At a Manhattan planetarium in 1965, ten-year-old Enzo is whisked away from his young adoptive aunt, Mala. His abductor turns out to be a blood relative: his great-uncle Junius Samax, a wealthy former gambler who lives in a converted Las Vegas hotel surrounded by a priceless art collection and a host of fascinating, idiosyncratic guests. In Samax’s magical world, Enzo receives a unique education and pieces together the mystery of his mother’s life and the complicated history of his adoption.
Back in New York, Mala only knows that Enzo has disappeared. After a yearlong search proves fruitless, she enlists in the Navy Nursing Corps and on a hospital ship off Vietnam falls in love with a wounded B-52 navigator, who disappears on his next mission. Devastated again, Mala embarks on a restless, adventurous journey around the world, hoping to overcome the losses that have transformed her life.
Fusing imagination, scholarship, and suspense with remarkable narrative skill, Nicholas Christopher builds a story of tremendous scope, an epic tale of love and destiny, as he traces the intricate latticework of Mala’s and Enzo’s lives. Each remains separate from each other but tied in ways they cannot imagine—until the final miraculous chapter of this extraordinary novel.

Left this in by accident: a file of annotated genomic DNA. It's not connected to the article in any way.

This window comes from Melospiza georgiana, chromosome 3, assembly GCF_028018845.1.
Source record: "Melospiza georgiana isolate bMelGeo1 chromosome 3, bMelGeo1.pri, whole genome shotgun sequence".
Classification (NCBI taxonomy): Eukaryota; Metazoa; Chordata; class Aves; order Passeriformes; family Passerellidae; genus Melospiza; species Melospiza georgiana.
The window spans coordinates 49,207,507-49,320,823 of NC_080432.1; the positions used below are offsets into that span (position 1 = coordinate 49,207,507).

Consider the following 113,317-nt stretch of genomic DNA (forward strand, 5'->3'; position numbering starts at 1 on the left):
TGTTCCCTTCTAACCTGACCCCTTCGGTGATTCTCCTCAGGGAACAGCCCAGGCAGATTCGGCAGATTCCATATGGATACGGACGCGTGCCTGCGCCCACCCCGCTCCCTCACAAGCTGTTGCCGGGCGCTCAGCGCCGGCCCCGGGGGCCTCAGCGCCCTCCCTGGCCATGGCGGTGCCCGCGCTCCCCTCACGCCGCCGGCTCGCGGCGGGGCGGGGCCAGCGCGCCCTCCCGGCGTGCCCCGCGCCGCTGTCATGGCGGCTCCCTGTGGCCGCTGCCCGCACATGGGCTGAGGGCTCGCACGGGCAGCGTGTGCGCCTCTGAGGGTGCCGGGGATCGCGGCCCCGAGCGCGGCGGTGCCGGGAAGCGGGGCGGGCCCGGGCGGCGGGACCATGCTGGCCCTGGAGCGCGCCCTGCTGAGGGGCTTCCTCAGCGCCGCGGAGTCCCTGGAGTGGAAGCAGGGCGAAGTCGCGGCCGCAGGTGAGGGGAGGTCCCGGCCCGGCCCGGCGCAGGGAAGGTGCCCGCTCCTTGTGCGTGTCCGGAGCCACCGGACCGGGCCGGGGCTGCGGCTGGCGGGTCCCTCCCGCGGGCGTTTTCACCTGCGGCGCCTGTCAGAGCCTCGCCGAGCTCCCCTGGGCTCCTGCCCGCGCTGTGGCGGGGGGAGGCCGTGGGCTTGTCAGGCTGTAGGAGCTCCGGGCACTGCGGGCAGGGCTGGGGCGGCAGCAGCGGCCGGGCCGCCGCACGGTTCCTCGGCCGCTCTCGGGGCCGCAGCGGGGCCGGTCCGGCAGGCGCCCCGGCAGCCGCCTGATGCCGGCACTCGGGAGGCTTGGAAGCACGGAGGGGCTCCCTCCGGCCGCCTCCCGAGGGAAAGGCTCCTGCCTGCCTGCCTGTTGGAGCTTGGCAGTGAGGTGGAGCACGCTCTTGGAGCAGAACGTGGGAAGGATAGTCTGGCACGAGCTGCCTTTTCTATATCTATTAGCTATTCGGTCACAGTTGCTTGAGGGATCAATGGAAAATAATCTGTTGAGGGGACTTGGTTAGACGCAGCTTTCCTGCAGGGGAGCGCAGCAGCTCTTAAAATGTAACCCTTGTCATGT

A Trip to the Stars is an epic in the truest sense of the world – it tells the story of multiple journeys across the globe, and beyond, and the intersections of our lives that have a profound impact on ourselves and our future. And, it contains some elements of magical realism, one of my favourite literary genres.
While I admired the sheer imaginative scope of this novel – it was like travelling the world from the comfort of my own bed – I felt a detachment from the prose, like an outsider looking in. Part of the reason is that most of the story is narrated to us by the two main characters, which means that there’s a lot more telling and a lot less showing. So as much as I could enjoy this ambitious book, I could never truly get into it.
The novel includes everything from astronomy to history and folk tales to the study of spiders – it’s an absolute amalgamation of everything that makes the world interesting. The characters themselves are quite self-destructive in their own way, and dare I say – vain?
Nevertheless, if you’re looking for something outside of your usual fare, then give this one a go. It can be a challenging read at times, but oh how well worth it for the way things come together in the end.